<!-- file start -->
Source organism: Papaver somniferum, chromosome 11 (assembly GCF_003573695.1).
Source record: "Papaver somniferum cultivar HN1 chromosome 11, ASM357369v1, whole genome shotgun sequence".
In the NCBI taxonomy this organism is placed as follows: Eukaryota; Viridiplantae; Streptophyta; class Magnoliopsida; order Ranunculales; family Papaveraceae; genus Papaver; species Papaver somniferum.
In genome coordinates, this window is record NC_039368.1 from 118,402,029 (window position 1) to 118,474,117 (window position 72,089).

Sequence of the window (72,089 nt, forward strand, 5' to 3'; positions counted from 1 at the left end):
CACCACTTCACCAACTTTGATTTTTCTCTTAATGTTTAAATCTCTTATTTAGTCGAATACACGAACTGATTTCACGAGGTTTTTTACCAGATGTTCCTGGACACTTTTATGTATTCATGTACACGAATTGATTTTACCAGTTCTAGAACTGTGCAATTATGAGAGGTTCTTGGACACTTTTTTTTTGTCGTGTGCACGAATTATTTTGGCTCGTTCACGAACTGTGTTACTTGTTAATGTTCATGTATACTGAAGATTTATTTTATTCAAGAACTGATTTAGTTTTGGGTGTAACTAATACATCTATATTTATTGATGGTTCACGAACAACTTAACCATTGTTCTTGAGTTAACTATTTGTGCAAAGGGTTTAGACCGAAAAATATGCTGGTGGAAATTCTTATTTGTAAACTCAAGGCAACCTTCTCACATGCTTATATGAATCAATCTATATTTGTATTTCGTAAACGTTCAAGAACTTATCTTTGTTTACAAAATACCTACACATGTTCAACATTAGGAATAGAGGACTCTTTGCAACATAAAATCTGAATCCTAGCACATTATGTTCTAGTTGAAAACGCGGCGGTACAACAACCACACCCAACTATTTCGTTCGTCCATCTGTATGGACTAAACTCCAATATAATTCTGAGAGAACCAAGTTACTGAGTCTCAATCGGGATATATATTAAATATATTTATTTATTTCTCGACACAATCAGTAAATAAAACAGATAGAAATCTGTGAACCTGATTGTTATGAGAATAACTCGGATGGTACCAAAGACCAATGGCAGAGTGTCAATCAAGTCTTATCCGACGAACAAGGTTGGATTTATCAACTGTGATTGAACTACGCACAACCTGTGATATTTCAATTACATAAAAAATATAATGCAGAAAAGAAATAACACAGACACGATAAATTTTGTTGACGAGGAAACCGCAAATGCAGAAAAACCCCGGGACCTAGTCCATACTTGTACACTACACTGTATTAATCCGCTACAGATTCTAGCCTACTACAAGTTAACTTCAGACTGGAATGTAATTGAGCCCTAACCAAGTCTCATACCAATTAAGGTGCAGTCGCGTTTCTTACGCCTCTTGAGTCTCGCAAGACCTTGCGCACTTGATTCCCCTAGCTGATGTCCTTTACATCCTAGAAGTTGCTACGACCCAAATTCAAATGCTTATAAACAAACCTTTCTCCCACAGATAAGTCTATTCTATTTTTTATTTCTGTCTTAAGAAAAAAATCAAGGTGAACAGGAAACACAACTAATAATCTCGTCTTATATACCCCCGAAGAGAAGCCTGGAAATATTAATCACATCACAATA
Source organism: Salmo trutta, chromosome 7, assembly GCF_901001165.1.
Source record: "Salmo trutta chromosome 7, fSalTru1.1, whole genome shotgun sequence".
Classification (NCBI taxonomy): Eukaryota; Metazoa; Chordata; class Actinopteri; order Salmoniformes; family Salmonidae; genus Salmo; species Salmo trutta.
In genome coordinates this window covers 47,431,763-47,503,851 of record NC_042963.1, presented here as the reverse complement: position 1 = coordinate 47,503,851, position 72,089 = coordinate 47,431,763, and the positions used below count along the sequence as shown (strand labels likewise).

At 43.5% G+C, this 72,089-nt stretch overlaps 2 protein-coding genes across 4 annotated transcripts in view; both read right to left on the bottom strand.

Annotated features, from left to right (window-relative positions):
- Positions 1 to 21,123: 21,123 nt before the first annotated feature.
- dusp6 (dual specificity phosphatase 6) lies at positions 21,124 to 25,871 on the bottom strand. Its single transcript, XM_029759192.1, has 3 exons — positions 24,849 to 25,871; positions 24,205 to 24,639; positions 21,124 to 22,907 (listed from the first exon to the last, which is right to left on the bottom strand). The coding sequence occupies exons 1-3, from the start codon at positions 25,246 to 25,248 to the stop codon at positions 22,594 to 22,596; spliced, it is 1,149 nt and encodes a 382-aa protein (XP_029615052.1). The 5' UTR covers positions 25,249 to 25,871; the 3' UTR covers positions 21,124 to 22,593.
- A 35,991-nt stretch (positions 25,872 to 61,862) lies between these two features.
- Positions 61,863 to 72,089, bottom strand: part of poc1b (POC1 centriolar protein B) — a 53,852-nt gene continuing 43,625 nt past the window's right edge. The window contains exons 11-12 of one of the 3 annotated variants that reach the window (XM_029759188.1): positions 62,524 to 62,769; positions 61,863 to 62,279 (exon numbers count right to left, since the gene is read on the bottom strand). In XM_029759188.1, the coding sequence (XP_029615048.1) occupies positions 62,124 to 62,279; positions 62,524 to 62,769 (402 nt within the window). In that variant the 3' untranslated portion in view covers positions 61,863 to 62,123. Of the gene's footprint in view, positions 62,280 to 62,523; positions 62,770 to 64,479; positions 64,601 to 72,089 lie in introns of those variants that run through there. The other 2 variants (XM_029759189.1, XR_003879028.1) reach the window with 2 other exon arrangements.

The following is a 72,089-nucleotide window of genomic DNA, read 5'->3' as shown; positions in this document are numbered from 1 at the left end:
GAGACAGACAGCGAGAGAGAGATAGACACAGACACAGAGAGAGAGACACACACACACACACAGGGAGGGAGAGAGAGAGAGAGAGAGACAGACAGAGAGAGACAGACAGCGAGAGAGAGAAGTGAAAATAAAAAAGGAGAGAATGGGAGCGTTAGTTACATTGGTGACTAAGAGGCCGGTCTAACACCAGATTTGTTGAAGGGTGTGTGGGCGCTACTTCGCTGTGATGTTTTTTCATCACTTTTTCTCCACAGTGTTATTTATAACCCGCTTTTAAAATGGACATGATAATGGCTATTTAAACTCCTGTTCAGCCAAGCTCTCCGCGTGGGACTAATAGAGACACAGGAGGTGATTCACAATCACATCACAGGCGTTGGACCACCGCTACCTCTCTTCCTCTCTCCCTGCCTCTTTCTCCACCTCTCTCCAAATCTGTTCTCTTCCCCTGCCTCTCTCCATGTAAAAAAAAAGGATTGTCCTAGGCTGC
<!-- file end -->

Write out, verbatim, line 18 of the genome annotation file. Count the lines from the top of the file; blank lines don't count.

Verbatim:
GAGACAGACAGCGAGAGAGAGATAGACACAGACACAGAGAGAGAGACACACACACACACACAGGGAGGGAGAGAGAGAGAGAGAGAGACAGACAGAGAGAGACAGACAGCGAGAGAGAGAAGTGAAAATAAAAAAGGAGAGAATGGGAGCGTTAGTTACATTGGTGACTAAGAGGCCGGTCTAACACCAGATTTGTTGAAGGGTGTGTGGGCGCTACTTCGCTGTGATGTTTTTTCATCACTTTTTCTCCACAGTGTTATTTATAACCCGCTTTTAAAATGGACATGATAATGGCTATTTAAACTCCTGTTCAGCCAAGCTCTCCGCGTGGGACTAATAGAGACACAGGAGGTGATTCACAATCACATCACAGGCGTTGGACCACCGCTACCTCTCTTCCTCTCTCCCTGCCTCTTTCTCCACCTCTCTCCAAATCTGTTCTCTTCCCCTGCCTCTCTCCATGTAAAAAAAAAGGATTGTCCTAGGCTGC